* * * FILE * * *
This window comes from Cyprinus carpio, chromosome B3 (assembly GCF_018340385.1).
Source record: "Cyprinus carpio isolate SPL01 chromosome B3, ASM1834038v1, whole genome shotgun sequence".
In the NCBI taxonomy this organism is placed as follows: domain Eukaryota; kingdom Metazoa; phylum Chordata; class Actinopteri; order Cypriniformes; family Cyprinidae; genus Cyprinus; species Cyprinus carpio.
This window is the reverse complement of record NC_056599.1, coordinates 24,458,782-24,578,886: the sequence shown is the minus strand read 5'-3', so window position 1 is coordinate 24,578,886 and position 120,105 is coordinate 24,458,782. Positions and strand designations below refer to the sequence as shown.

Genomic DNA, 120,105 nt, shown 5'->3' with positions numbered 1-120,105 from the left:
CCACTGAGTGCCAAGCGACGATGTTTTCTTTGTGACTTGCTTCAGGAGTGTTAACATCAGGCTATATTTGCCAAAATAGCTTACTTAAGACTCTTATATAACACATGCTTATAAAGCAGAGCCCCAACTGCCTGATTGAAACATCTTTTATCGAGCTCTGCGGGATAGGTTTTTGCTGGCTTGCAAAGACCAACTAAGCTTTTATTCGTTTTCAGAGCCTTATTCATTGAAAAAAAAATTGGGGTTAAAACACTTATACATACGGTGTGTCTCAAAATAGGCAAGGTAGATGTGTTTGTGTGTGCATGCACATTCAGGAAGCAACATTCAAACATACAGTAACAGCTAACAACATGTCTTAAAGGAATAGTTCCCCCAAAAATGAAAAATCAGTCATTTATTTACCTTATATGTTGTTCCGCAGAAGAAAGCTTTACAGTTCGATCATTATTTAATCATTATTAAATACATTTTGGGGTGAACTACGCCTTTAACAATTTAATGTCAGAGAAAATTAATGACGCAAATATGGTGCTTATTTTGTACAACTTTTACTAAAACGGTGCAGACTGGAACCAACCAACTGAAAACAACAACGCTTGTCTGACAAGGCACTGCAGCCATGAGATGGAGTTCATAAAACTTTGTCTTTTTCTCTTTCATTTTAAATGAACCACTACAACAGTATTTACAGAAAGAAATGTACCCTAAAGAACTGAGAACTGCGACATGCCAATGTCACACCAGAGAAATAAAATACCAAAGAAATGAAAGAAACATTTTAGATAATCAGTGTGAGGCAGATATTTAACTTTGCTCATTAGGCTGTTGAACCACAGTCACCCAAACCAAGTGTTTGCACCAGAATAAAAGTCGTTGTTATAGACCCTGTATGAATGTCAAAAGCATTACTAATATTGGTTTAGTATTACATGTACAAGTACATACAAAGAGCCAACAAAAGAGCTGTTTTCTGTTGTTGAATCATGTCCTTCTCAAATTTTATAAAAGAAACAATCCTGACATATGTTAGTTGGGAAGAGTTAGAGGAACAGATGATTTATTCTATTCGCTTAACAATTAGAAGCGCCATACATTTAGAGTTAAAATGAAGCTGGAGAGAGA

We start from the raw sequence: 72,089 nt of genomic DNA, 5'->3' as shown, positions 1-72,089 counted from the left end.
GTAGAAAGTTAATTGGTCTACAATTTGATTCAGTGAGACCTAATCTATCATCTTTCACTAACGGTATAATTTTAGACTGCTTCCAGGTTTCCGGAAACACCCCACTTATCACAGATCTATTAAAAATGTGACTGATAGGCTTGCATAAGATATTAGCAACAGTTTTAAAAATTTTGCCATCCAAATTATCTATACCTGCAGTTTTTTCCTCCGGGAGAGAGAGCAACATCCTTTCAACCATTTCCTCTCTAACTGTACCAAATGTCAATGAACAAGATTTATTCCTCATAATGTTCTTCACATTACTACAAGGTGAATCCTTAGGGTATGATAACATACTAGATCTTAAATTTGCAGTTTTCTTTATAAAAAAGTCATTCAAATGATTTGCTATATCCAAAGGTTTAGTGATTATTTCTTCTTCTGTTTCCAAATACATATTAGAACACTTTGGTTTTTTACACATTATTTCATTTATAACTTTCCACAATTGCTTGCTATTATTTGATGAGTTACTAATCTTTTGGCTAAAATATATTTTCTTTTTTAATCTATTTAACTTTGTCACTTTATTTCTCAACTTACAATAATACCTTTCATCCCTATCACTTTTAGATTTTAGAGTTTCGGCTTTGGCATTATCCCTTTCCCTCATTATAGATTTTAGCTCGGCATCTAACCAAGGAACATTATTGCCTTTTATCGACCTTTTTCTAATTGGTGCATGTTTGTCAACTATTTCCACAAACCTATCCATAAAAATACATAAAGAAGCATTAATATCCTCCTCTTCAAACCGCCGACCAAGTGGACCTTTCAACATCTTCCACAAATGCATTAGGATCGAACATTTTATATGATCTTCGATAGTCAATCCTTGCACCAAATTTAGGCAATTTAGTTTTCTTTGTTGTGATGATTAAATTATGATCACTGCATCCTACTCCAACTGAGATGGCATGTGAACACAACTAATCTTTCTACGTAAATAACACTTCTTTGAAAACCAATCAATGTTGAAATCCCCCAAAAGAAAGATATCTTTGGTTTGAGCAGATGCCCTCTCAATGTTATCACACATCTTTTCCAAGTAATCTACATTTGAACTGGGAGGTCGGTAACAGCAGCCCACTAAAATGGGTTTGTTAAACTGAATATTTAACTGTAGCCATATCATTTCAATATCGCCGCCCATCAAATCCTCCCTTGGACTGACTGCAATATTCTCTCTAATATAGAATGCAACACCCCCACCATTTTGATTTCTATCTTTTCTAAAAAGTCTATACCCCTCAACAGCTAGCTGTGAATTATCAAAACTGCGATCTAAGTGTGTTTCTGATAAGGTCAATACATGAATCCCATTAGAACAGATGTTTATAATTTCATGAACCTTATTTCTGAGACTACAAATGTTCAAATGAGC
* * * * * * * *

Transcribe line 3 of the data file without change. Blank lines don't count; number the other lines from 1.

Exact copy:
In the NCBI taxonomy this organism is placed as follows: domain Eukaryota; kingdom Metazoa; phylum Chordata; class Actinopteri; order Cypriniformes; family Cyprinidae; genus Cyprinus; species Cyprinus carpio.